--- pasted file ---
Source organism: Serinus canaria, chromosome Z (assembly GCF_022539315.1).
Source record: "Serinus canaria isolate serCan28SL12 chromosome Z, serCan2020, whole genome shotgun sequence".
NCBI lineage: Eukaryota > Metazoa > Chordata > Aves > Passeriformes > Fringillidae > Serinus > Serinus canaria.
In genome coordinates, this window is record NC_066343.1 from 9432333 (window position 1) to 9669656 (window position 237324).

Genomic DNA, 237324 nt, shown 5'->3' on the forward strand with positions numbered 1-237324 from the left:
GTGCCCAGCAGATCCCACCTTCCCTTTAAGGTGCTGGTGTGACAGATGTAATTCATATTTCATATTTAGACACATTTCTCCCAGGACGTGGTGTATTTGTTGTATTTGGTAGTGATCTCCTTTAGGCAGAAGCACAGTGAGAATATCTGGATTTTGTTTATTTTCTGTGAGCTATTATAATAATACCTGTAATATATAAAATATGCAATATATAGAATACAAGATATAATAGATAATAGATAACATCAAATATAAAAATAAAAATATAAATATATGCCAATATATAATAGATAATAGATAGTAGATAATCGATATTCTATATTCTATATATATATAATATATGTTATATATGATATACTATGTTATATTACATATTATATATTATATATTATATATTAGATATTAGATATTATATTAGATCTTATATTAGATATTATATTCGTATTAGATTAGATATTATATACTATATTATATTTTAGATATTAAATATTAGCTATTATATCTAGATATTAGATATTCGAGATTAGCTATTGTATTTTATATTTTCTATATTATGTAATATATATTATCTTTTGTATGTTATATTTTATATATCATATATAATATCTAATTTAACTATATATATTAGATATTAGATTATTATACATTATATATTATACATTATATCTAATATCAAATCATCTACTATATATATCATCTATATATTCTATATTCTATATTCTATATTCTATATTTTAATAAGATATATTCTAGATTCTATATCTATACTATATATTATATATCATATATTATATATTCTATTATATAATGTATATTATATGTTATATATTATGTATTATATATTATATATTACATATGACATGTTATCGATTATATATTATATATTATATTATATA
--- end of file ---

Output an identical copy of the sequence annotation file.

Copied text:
Source organism: Serinus canaria, chromosome Z (assembly GCF_022539315.1).
Source record: "Serinus canaria isolate serCan28SL12 chromosome Z, serCan2020, whole genome shotgun sequence".
NCBI lineage: Eukaryota > Metazoa > Chordata > Aves > Passeriformes > Fringillidae > Serinus > Serinus canaria.
In genome coordinates, this window is record NC_066343.1 from 9432333 (window position 1) to 9669656 (window position 237324).

Genomic DNA, 237324 nt, shown 5'->3' on the forward strand with positions numbered 1-237324 from the left:
GTGCCCAGCAGATCCCACCTTCCCTTTAAGGTGCTGGTGTGACAGATGTAATTCATATTTCATATTTAGACACATTTCTCCCAGGACGTGGTGTATTTGTTGTATTTGGTAGTGATCTCCTTTAGGCAGAAGCACAGTGAGAATATCTGGATTTTGTTTATTTTCTGTGAGCTATTATAATAATACCTGTAATATATAAAATATGCAATATATAGAATACAAGATATAATAGATAATAGATAACATCAAATATAAAAATAAAAATATAAATATATGCCAATATATAATAGATAATAGATAGTAGATAATCGATATTCTATATTCTATATATATATAATATATGTTATATATGATATACTATGTTATATTACATATTATATATTATATATTATATATTAGATATTAGATATTATATTAGATCTTATATTAGATATTATATTCGTATTAGATTAGATATTATATACTATATTATATTTTAGATATTAAATATTAGCTATTATATCTAGATATTAGATATTCGAGATTAGCTATTGTATTTTATATTTTCTATATTATGTAATATATATTATCTTTTGTATGTTATATTTTATATATCATATATAATATCTAATTTAACTATATATATTAGATATTAGATTATTATACATTATATATTATACATTATATCTAATATCAAATCATCTACTATATATATCATCTATATATTCTATATTCTATATTCTATATTCTATATTTTAATAAGATATATTCTAGATTCTATATCTATACTATATATTATATATCATATATTATATATTCTATTATATAATGTATATTATATGTTATATATTATGTATTATATATTATATATTACATATGACATGTTATCGATTATATATTATATATTATATTATATA